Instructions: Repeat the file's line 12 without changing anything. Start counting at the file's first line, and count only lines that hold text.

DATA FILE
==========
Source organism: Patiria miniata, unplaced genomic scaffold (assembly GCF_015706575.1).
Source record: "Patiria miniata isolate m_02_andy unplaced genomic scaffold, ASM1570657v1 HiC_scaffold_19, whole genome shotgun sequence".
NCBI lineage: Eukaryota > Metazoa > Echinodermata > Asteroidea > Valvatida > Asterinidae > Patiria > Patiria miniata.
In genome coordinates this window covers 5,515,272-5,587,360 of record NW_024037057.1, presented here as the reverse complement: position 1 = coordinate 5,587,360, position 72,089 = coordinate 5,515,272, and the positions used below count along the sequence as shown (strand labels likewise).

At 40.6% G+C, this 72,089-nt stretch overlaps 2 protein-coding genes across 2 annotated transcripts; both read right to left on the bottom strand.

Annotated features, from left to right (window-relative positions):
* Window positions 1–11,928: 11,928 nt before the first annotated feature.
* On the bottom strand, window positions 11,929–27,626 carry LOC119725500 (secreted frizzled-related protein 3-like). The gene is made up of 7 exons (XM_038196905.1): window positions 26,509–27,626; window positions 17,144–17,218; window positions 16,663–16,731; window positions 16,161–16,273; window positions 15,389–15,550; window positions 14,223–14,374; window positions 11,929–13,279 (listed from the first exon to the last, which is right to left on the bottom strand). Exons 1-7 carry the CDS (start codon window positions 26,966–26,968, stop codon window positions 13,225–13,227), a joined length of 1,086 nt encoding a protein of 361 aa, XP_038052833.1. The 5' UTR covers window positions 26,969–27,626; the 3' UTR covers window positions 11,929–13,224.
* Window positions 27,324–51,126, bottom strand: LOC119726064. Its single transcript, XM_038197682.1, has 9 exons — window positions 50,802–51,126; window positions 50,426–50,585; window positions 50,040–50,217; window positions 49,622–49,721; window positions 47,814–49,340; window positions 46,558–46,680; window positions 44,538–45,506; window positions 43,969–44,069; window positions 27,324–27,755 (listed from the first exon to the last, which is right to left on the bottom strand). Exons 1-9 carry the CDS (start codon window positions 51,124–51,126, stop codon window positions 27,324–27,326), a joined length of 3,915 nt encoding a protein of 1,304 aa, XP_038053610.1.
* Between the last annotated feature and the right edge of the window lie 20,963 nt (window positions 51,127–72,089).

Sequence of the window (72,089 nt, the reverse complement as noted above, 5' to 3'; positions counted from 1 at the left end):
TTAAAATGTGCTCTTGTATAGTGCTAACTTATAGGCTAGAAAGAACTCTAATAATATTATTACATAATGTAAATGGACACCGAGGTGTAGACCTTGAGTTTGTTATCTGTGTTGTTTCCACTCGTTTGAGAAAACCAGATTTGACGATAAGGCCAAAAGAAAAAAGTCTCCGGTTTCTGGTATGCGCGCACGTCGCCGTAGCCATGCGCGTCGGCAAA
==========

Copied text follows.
TTAAAATGTGCTCTTGTATAGTGCTAACTTATAGGCTAGAAAGAACTCTAATAATATTATTACATAATGTAAATGGACACCGAGGTGTAGACCTTGAGTTTGTTATCTGTGTTGTTTCCACTCGTTTGAGAAAACCAGATTTGACGATAAGGCCAAAAGAAAAAAGTCTCCGGTTTCTGGTATGCGCGCACGTCGCCGTAGCCATGCGCGTCGGCAAA